Cadence and aesthetics: weird things that change articles in unexpected ways in romance languages
As a aspiring polyglot and amateur linguist, sometimes I find curious similarities between grammar rules in different languages. One in particular often surprises students when they first come across it, especially if their native language has no such thing (for instance, Portuguese) or if it uses no articles at all (as is the case of many Slavic languages, such as Russian).
When you learn other languages, one of the first things you learn is that nouns sometimes have a different gender than the corresponding one in your native language. So you have to memorize the gender of nouns and practice a lot. You also learn that you have to use articles, pronouns, and often adjectives in accordance to the noun’s gender (which is something unusual for English speakers).
Then you come across things like
El agua está fría.
in Spanish, which means “the water is cold”. Here the noun “agua” (water) is feminine, which is in accordance with the feminine adjective “fría” (cold). But the article employed here “el” (the) is masculine, instead of the feminine la. How come?
Mon amie est intelligente.
in French, meaning my (female) friend is smart. Likewise, the noun “amie” (friend) and the adjective “intelligente” (smart) are feminine. Here, the possessive pronoun “mon” (my) is masculine, instead of the feminine ma. Very puzzling for French beginners indeed.
Morphing genders for sounding “right”
For Spanish speakers, “la agua” wouldn’t sound right, and for Francophones, “ma amie” sounds ugly for some reason. Every language has their own cadence and phonemes that don’t go well together and these are a couple of examples of that. They tend to avoid joining vowels in adjacent words so you’d say
Mon école est nouvelle.
(my school is new), with the masculine possessive pronoun “mon” instead of the feminine “ma” (my), even though “école” (school) is a feminine noun. However, if the next word does not start with a vowel, you should use “ma” instead:
Ma nouvelle école est incroyable.
(my new school is amazing).
Many kinds of definite articles
Sometimes it’s not the gender of articles that changes because of the beginning of the next word, but a different type of article altogether.
Italian has different masculine definite articles for singular, “il” and “lo” (more if you count “l’ ”, which is an elision of either “lo” or “la”, the latter of which is feminine). For masculine plural, there are two: “i ” and “gli”. Whenever a masculine noun starts with a z, an s followed by a consonant or gn, as well as a few other less common consonant groups, you use “lo” for singular, and “gli” for plural. The latter is also used for plurals when the next word starts with a vowel.
Gli animali sono grandi.
(the animals are large). If you arrange a word order such that the next word does not star with a vowel, you get to use the more common “i” for plural:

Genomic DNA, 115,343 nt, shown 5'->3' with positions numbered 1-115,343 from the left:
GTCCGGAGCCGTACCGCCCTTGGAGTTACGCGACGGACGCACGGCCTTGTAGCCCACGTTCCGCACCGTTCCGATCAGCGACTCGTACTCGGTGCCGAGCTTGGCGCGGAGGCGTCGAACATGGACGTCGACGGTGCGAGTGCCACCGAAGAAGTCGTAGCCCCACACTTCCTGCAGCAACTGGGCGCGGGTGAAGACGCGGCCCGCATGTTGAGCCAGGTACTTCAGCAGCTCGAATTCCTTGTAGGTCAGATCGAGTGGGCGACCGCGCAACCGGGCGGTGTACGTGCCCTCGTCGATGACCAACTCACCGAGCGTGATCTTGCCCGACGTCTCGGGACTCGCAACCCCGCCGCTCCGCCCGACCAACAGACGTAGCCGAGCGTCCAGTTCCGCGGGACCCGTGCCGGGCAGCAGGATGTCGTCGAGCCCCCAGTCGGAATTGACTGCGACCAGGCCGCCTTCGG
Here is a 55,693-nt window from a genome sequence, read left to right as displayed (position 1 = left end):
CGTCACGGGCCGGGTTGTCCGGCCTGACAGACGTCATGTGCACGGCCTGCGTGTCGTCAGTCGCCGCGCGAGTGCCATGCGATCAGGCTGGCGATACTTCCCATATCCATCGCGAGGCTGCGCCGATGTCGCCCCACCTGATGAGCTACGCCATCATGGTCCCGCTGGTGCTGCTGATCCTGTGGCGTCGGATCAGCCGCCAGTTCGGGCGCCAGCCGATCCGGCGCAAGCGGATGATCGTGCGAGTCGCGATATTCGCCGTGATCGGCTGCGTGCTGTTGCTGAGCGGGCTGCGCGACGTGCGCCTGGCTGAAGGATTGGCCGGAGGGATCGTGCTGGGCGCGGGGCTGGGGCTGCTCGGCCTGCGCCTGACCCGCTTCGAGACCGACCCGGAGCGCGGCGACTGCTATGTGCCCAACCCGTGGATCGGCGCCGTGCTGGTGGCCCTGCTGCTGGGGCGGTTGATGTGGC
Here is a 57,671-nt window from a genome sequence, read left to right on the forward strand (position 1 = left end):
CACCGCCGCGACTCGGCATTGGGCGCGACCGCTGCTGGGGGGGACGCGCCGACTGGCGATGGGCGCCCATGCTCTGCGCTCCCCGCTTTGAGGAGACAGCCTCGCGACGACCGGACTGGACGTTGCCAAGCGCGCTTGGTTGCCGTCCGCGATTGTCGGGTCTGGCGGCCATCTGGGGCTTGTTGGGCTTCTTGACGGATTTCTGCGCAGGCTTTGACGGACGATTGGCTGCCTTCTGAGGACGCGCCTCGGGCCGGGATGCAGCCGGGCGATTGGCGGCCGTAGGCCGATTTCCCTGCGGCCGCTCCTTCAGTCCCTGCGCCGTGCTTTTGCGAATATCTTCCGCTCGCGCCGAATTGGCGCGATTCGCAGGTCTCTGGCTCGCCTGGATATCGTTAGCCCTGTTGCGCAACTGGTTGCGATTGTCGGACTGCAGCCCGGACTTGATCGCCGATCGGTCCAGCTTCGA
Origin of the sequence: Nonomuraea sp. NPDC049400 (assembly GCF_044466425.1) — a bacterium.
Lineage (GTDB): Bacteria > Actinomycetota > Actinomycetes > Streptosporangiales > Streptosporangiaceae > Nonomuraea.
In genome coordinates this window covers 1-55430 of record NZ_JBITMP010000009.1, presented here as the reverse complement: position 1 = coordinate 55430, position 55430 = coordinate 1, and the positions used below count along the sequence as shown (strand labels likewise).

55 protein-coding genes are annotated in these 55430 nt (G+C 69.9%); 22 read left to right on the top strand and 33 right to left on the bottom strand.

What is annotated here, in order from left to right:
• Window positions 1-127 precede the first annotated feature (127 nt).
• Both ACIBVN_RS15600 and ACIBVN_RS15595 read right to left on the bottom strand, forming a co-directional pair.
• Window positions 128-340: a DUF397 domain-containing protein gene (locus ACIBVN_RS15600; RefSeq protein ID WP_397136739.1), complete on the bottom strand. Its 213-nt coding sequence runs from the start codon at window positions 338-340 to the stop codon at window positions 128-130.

I grandi animali sono qui.
(the big animals are here).
If any other word starting with a vowel gets in the way, however, it’s time for “gli” again.
Gli altri animali sono qui.
(the other animals are here).
This has to do with the cadence in Italian language. Cadence is the way sounds in discourse create a certain rhythm. In Italian, vowel and consonant sounds tend to alternate with each other. So it would sound strange to have too many consonants or too many vowels lumped together.
Interestingly, though, this has not always been the case. Well known Italian writers have used the forms “il ” and “i ” in ways that would be considered incorrect today:
Nowadays we say with ease lo zio (the uncle), lo zappatore (the digger), uno spergiuro (a perjury), gli stemmi (the coat of arms), gli zeffiri (the Zephyr), gli zaini (the satchels), uno iettatore (a jester), etc., however famous writers have delivered: il zio (Cesari), il zappatore (Leopardi), un spergiuro (Berchet), i stemmi, i zeffiri (Foscolo), i zaini, un iettatore (D’Annunzio). A “centuries long” war has been waged between the two forms of the definite and indefinite articles before consonants: il or lo?, i or gli?, un or uno?
The current rule in Italian language codes what sounds pleasant to Italian ears, something linguists call euphony.
It is remarkable how aesthetic reasons (i.e. euphony) tend to put many exceptions to the rules in languages. That happens not only in Romance languages, but is present in languages from other branches as well. In English, the rule for indefinite articles is to use a before consonants and an before vowels. However, if the first letter of the next word is a vowel that sounds like a consonant, a must be used instead. For example, since the u in “university” sounds like a y when pronounced, you don’t say “an university”, but “a university”.
In all, language learners will inevitably fall for the stumbling blocks of the exceptionalism of euphony and cadence when they first encounter them. On the other hand, the experience and strange feelings when finding them will also help remembering and internalizing these exceptions down the road, and after some practice they will feel natural before you know it.